The coronavirus pandemic has left countless members of the music community facing an uncertain future as festivals and tours are canceled, studio sessions are called off and business travel is restricted. To help music professionals and their loved ones navigate the crisis, Billboard has compiled an extensive list of resources that we’ve shared to the Symphonic Blog as well. As time goes on and new resources become available, we’ll continue to update this list.
National Resources for Musicians During the Coronavirus Pandemic
A2IM is surveying indie music companies about how the coronavirus pandemic is disrupting their businesses. The results will inform the organization’s discussions with the New York Mayor’s Office of Media and Entertainment, as well as its investigations of federal assistance programs.
The AFM is calling on Congress to provide immediate economic relief on behalf of musicians and other working people in the midst of the crisis, including expanded unemployment benefits and a moratorium on evictions, foreclosures and utility shut-offs. The organization has a resource page providing more information. Additionally, disabled AFM members can apply for financial aid through its longstanding Petrillo Memorial Fund.
Any AGMA member in good standing is invited to apply for financial assistance under the AGMA Relief Fund, which has temporarily doubled the amount of assistance available to those in need during the coronavirus pandemic.
Backline was established to connect music industry professionals and their families with mental health and wellness providers. In the wake of the coronavirus pandemic, the organization has established a virtual support group that plans to meet regularly via the Zoom app.
The HART Fund helps underinsured or uninsured blues musicians and their families in financial need due to a range of health concerns.
A Facebook group meant as an “open forum for constructive debate about the effects of COVID-19 on music production industry professionals,” according to administrators. Its nearly 4,000 members (as of March 18) are sharing news updates, suggested actions, job opportunities and other resources.
This more than $70,000 fund prioritizes LGBTQI+, non-binary, gender fluid and gender non-conforming people of color whose livelihoods have been affected by the coronavirus pandemic. The first round of funding closed on March 17, but organizers say they plan to continue to raise funds through mid-April.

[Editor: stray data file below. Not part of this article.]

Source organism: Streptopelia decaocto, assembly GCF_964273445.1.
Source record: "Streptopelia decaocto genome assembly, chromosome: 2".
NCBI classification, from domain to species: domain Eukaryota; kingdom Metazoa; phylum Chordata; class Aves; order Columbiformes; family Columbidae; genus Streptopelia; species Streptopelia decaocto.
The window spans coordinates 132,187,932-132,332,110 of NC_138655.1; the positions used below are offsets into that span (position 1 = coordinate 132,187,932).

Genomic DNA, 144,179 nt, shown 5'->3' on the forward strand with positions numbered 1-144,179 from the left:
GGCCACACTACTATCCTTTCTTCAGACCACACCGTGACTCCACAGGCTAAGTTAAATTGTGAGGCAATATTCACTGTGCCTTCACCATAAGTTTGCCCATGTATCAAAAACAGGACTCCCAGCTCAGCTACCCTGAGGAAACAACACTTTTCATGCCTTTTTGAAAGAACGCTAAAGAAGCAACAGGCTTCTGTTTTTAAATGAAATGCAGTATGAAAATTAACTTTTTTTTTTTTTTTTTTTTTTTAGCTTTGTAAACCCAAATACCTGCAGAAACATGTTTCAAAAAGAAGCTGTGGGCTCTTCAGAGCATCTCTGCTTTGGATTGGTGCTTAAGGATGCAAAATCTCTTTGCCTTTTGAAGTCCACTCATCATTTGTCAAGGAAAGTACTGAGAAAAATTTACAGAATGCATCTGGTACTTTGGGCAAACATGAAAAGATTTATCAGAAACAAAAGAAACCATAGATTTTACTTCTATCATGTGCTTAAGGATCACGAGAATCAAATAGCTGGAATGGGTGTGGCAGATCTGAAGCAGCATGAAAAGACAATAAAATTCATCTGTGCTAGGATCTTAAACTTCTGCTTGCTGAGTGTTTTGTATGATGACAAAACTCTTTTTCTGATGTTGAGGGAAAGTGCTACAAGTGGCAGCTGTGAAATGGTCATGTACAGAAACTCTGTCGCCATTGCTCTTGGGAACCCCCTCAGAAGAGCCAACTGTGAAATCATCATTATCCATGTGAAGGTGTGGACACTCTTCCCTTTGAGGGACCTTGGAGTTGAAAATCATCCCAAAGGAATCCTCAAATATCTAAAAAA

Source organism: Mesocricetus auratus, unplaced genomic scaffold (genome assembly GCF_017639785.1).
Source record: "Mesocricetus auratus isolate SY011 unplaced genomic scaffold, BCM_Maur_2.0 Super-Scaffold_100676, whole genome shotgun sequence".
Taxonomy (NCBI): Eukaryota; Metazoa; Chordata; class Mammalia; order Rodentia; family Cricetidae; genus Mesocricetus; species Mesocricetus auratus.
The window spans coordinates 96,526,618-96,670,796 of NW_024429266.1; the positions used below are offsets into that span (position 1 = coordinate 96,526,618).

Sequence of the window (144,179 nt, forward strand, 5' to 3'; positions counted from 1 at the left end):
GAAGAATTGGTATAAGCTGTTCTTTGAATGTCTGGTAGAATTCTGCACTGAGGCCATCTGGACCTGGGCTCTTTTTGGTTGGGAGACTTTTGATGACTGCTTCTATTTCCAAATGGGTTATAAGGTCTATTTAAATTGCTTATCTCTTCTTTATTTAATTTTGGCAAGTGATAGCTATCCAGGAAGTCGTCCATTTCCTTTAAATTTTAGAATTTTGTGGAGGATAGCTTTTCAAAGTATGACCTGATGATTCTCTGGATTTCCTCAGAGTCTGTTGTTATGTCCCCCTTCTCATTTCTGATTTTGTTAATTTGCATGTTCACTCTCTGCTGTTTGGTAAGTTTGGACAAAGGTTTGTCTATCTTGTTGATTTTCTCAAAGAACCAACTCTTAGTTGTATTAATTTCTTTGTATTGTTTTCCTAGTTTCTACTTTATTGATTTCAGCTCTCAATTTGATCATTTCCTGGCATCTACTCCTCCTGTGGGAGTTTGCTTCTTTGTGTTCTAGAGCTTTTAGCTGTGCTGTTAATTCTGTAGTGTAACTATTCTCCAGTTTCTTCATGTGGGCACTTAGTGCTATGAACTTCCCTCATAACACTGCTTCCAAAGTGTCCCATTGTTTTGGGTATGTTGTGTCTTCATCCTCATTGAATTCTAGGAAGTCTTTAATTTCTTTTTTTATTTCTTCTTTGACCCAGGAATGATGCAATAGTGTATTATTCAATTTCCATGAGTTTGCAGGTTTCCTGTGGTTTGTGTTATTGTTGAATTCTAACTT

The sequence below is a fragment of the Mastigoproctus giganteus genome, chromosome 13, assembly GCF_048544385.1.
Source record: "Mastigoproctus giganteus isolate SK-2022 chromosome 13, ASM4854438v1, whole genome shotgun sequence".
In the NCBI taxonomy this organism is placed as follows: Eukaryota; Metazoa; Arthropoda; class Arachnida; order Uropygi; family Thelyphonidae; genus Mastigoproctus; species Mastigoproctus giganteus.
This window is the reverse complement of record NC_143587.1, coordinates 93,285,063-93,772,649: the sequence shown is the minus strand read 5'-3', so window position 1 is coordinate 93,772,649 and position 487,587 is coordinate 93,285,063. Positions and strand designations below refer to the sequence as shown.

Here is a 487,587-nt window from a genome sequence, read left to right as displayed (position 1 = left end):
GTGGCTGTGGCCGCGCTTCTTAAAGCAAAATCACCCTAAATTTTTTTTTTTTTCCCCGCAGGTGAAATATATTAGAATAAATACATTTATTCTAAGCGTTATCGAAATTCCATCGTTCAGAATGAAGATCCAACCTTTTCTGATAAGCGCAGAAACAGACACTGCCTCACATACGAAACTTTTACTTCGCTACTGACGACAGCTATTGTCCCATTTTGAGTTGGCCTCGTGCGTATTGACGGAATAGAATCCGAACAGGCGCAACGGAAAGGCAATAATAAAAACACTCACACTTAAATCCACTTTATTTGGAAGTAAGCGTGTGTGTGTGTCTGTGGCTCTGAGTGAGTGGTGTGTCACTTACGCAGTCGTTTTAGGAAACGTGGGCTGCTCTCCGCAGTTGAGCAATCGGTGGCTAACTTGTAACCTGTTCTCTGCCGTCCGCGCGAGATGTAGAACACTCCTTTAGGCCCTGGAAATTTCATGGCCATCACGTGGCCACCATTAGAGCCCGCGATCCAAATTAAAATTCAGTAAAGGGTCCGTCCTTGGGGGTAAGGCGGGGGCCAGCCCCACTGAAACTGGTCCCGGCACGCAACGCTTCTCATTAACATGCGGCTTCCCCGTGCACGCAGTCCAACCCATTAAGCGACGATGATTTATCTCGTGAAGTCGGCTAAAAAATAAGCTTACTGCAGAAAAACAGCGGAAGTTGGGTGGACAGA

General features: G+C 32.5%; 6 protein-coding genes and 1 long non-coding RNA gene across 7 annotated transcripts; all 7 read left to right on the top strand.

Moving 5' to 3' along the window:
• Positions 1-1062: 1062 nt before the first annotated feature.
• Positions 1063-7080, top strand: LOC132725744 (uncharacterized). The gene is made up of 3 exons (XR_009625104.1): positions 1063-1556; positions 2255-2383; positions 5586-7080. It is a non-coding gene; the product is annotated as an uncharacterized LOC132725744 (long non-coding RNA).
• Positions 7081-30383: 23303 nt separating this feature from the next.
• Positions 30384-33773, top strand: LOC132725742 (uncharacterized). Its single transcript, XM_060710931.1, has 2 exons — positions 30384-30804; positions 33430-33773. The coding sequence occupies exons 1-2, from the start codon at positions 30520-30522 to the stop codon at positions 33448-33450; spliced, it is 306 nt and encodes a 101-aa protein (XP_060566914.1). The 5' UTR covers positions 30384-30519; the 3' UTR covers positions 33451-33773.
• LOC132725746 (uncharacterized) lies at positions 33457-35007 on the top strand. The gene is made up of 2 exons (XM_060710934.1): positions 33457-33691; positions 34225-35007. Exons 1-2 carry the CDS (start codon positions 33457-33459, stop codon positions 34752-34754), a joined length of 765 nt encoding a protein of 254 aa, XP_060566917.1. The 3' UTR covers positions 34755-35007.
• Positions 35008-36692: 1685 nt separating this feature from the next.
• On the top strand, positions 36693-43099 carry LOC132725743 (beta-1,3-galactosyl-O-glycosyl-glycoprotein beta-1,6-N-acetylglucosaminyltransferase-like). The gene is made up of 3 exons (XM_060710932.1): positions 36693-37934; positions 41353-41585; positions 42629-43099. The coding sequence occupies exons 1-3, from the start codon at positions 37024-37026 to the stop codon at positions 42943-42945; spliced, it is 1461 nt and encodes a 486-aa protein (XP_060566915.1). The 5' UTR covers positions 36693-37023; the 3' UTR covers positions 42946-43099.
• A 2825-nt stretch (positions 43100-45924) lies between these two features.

This organization strives to break down traditional genre boundaries through events and advocacy, is inviting musicians who have lost income due to the pandemic to apply for funds. Applicants must provide proof they had a confirmed concert canceled over the coronavirus to receive the money.
In response to the pandemic, Facebook is offering $100 million in cash grants and ad credits for up to 30,000 eligible small businesses around the world, including music and live events businesses. More details to come (you can sign up for updates here). Facebook also has a new Business Resource Hub to help small businesses prepare for and manage disruptions like COVID-19.
The Freelance Coop, which connects creative freelancers with business resources, created an emergency fund for freelancers adversely affected by the pandemic. Examples of funding usage are unexpected childcare costs due to school closures, client cancellations, and medical expenses due to the virus itself. As of March 18, the fund had $35,279 in requests and $5,299.69 raised, and is continuing to call for donations to keep up with demand.
Individuals working in the gospel music field can submit a request for financial assistance to the Gospel Music Trust Fund, which grants funding in the event “of an emergency or major catastrophe, terminal or severe illness,” according to their website.
Current or former bluegrass music professionals can apply here for financial grants and loans, which are generally between $500 and $5,000. The association has also created a coronavirus-specific resource page.
This fund offers financial support, housing assistance and pro bono medical care for musicians who have made a living playing blues, jazz, and roots music.
The “peer-to-peer wealth distribution” service is a tool for salaried workers to donate funds across a database of freelancers, service industry and gig economy workers who are impacted by coronavirus health and safety restrictions.
Artists and bands who have been displaced from touring due to the pandemic can list their merchandise on this site to help offset lost revenue — with zero charges or fees. Apply to be added to the site here.
The Recording Academy and its charitable foundation MusiCares have committed $2 million in total to a COVID-19 Relief Fund, established to assist those in the music community who have been affected by the pandemic. People can donate and apply for assistance by navigating to the fund’s official web page.